Trivia notes, the bands Texas and Travis (after the main character) got their names from this film. Wim Wenders also directed a number of U2 videos and Bono's film The Million Dollar Hotel. I suspect lines from The Joshua Tree album were swiped from this film.

August 03, 2006

book quiz

Gideon Strauss tagged me.

1. One book that changed your life: Eyes Wide Open by Bill Romanowski (more the ideas than actually reading the book). This blog is the legs of the idea.
2. One book that you’ve read more than once: The Fabric of Faithfulness by Steven Garber
3. One book you’d want on a desert island: The Bible (would that allow me to be a desert Father?)
4. One book that made you laugh: Good Omens by Neil Gaiman and Terry Pratchett.
5. One book that made you cry: I'm not much of a crier- but I did watching American History X.
6. One book that you wish had been written: The Netherlands: 1939-1953 by my grandparents.
7. One book that you wish had never been written: If I have one, it's been forgotten.
8. One book you’re currently reading: The One, the Three and the Many by Colin Gunton
9. One book you’ve been meaning to read: Walker Percy's The Moviegoer (I had a false start a few years ago, maybe I'll try again this upcoming semester?), I'd also like to read his other novels.
10. Now tag five people: Jeff Schooley, Paul Petrovic, Keith Martel, Jason Varner, and Chris Klein.

August 02, 2006

Happiness - 6

This is an intense film. I think it is a good film but hard to recommend to most people. It also got to a lot of themes before American Beauty did - just less arty. The subject is a dysfunctional family and the blunt seriousness in which they deal with questions of divorce, sex, and their inability to find happiness. While parts of the film are funny, the serious way the characters deal with life make you feel bad for laughing. While the film is about happiness it comes at it from the angle of how we rarely act toward our own happiness. Rather than pursue happiness, the characters just sort of do what they want and expect the consequences to be good. The film starts with relatively happy characters, who don't know it, and they end up being unhappy. The main criticism I have of the film is that there are many characters and storylines which don't have good transitions - the vignettes just come at you sort of randomly (Although not as bad as Todd Solondz later film Storytelling). Great performances by Philip Seymour Hoffman, Dylan Baker, Lara Flynn Boyle and child actor Rufus Read.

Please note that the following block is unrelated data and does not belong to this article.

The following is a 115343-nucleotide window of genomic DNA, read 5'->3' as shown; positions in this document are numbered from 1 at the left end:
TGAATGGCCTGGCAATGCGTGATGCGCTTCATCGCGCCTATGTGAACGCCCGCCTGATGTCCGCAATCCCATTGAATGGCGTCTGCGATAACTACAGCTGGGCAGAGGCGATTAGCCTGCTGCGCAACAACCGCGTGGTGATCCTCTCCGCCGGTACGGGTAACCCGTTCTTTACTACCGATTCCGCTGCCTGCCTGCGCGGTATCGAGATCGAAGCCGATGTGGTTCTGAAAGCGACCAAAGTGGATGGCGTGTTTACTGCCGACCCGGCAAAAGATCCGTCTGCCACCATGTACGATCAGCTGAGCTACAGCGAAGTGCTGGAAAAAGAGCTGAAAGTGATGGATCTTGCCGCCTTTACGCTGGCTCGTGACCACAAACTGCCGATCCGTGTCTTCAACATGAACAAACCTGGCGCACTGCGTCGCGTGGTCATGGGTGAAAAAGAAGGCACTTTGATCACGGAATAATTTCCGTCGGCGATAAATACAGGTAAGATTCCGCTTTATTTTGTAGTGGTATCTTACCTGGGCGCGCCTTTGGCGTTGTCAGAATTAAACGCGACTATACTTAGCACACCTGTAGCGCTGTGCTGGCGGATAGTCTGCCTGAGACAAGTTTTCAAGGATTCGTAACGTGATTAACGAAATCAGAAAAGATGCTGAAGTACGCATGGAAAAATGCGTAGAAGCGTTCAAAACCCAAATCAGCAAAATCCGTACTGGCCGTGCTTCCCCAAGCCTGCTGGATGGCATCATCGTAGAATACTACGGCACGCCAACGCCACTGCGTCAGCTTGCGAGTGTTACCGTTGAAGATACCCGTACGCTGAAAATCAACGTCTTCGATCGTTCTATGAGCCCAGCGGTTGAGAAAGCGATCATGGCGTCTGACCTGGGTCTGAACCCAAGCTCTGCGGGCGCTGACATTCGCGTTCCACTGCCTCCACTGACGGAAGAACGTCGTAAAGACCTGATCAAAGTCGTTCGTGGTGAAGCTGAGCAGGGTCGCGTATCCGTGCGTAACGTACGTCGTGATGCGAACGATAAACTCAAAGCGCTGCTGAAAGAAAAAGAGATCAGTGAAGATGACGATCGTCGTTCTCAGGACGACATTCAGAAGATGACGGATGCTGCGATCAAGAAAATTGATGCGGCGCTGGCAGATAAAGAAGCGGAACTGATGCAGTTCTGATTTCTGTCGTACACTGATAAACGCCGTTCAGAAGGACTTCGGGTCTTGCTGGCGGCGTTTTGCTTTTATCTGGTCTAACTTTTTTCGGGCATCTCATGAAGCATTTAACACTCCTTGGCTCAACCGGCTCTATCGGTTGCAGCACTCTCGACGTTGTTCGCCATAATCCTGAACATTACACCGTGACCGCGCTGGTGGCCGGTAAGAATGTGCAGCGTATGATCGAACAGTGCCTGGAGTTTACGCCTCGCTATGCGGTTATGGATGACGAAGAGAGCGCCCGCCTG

Modern Times - 7

This is Charlie Chaplin's commentary on 1930's America. This film is also less of a silent film than his other films - there are some sound effects, while the main dialogue is written on the screen as usual. The film deals with unemployment, and the alienation of factory work. There are some really funny gags in the film, like how the machinery works, as well as the feeding machine. If you thought that fart jokes started with Dumb and Dumber...well they are in this film (1936). Chaplin's physical comedy is indeed genius and this film is ahead of its time story-wise, and excellent entertainment.

August 01, 2006

PANIC!!! "I'm at a disco?"

I've been listening to Panic! at the Disco lately. I know the bands fans are mostly teenage girls, who think the band is 'hot,' their music and lyrics are actually quite intelligent with just the right amount of sarcasm and wit.

Applause, applause, no wait wait
Dear studio audience, I've an announcement to make:
It seems the artists these days are not who you think
So we'll pick back up on that on another page

Well we're just a wet dream for the webzine,
Make us it, make us hip, make us scene
Or shrug us off your shoulders
Don't approve a single word that we wrote

Give us this day our daily dose of faux affliction
Forgive our sins
Forged at the pulpit with forked tongues selling faux sermons.
Because I am a new wave gospel sharp, and you'll be thy witness
So gentlemen, if you are going to preach, for God sakes preach with conviction!Strike up the band!
Whoa-oh, the conductor is beckoning
Come congregation, let's sing it like you mean it
No. Don't you get it, don't you get it? Now don't you move.
Strike up the band!
Whoa-oh, the conductor is beckoning
Come congregation, let's sing it like you mean it
No. Don't you get it, don't you get it? Now don't you move.
Just stay where I can see you.
Douse the lights!
We sure are in for a show tonight
In this little number we're graced by two displays of character,
We've got: the gunslinger extraordinaire walking contradictions
And I for one can see no blood from the hearts and the wrists you allegedly slit
And I for one wont stand for this if this scene were a parish you'd all be condemned.